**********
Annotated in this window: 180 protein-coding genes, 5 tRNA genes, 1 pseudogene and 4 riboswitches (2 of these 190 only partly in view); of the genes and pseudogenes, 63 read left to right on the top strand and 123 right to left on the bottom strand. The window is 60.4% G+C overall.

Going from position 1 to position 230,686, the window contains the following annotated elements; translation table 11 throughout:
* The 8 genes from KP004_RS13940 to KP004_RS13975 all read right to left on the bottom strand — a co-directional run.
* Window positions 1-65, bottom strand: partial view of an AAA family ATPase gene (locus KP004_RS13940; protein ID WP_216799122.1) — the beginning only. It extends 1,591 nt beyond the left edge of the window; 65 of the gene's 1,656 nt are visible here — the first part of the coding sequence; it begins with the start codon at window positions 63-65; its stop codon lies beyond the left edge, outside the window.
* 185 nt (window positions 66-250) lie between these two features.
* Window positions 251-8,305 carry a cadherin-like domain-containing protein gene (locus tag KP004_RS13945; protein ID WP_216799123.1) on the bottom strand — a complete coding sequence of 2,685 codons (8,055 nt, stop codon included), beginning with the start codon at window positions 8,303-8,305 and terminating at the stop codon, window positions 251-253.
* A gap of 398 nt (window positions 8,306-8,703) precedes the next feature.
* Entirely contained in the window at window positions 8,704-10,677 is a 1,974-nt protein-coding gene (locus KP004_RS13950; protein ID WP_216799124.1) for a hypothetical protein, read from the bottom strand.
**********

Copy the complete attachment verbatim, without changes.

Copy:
Annotated in this window: 180 protein-coding genes, 5 tRNA genes, 1 pseudogene and 4 riboswitches (2 of these 190 only partly in view); of the genes and pseudogenes, 63 read left to right on the top strand and 123 right to left on the bottom strand. The window is 60.4% G+C overall.

Going from position 1 to position 230,686, the window contains the following annotated elements; translation table 11 throughout:
* The 8 genes from KP004_RS13940 to KP004_RS13975 all read right to left on the bottom strand — a co-directional run.
* Window positions 1-65, bottom strand: partial view of an AAA family ATPase gene (locus KP004_RS13940; protein ID WP_216799122.1) — the beginning only. It extends 1,591 nt beyond the left edge of the window; 65 of the gene's 1,656 nt are visible here — the first part of the coding sequence; it begins with the start codon at window positions 63-65; its stop codon lies beyond the left edge, outside the window.
* 185 nt (window positions 66-250) lie between these two features.
* Window positions 251-8,305 carry a cadherin-like domain-containing protein gene (locus tag KP004_RS13945; protein ID WP_216799123.1) on the bottom strand — a complete coding sequence of 2,685 codons (8,055 nt, stop codon included), beginning with the start codon at window positions 8,303-8,305 and terminating at the stop codon, window positions 251-253.
* A gap of 398 nt (window positions 8,306-8,703) precedes the next feature.
* Entirely contained in the window at window positions 8,704-10,677 is a 1,974-nt protein-coding gene (locus KP004_RS13950; protein ID WP_216799124.1) for a hypothetical protein, read from the bottom strand.